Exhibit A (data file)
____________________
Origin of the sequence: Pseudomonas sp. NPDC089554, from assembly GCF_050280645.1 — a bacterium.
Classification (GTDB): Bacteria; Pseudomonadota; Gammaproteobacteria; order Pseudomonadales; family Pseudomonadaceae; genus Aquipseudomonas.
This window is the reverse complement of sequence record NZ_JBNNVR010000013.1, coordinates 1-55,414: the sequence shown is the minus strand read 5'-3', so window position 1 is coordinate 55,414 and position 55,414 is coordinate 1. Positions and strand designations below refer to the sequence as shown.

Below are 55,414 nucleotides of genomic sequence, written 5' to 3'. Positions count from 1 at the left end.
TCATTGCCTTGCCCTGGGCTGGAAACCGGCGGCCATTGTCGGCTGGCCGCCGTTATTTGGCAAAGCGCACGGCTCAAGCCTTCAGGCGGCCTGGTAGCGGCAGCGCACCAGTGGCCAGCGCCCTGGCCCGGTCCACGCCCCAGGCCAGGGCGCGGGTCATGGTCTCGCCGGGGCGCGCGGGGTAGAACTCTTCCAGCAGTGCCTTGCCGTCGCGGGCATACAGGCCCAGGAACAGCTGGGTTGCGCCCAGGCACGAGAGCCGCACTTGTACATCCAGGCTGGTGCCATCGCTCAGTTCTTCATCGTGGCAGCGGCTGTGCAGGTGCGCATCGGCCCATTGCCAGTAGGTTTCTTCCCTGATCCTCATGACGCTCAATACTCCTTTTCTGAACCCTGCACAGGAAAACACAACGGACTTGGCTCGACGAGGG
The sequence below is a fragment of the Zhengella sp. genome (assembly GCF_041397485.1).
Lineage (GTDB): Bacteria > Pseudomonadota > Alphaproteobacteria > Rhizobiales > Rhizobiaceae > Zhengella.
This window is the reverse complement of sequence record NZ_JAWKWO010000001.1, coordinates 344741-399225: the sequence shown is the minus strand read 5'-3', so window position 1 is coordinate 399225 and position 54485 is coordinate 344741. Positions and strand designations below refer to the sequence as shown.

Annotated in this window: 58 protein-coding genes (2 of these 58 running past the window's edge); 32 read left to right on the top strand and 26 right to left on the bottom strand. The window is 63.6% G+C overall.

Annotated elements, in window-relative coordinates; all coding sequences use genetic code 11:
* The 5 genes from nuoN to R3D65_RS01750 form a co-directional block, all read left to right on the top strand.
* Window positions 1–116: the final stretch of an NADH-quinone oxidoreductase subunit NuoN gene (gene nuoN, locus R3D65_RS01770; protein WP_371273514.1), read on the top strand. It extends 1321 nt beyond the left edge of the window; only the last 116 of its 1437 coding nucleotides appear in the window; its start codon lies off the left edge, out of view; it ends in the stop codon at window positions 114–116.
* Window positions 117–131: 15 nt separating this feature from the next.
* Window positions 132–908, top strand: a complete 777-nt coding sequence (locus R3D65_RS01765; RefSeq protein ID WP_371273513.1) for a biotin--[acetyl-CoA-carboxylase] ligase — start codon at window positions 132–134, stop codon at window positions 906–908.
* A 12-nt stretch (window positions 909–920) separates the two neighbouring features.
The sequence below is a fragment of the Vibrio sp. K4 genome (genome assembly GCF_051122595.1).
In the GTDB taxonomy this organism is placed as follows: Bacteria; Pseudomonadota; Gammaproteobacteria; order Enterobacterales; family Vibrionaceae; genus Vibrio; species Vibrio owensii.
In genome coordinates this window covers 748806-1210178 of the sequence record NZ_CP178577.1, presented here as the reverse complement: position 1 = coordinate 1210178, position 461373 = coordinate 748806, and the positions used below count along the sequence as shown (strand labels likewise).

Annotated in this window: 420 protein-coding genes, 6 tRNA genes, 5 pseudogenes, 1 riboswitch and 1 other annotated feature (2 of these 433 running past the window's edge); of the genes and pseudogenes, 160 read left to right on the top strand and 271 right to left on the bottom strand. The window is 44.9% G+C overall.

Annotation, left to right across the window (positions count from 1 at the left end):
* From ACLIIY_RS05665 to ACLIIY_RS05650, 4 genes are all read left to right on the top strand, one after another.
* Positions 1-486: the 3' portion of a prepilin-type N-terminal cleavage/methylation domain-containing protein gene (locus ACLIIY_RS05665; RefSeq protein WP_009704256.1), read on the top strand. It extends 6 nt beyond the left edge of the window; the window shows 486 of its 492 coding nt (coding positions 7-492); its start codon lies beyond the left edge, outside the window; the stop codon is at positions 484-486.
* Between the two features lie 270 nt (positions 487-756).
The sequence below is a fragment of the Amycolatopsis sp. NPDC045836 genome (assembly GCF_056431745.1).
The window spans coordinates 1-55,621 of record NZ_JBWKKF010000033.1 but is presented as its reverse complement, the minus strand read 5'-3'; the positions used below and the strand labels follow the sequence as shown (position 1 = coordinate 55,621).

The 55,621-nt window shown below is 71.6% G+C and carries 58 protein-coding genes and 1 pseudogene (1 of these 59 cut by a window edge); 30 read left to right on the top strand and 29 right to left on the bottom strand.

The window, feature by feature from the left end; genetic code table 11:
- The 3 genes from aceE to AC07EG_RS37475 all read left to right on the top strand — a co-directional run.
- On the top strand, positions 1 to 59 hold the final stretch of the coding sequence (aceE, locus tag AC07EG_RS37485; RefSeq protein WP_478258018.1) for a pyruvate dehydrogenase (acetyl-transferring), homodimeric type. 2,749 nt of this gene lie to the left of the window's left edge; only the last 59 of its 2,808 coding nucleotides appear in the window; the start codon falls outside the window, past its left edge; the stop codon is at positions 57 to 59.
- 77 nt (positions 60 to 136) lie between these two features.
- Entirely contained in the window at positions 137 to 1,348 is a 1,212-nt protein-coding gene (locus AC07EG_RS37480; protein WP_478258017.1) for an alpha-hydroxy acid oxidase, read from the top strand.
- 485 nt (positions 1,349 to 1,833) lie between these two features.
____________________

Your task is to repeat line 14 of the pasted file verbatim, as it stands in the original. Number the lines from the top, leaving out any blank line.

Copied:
* Window positions 132–908, top strand: a complete 777-nt coding sequence (locus R3D65_RS01765; RefSeq protein ID WP_371273513.1) for a biotin--[acetyl-CoA-carboxylase] ligase — start codon at window positions 132–134, stop codon at window positions 906–908.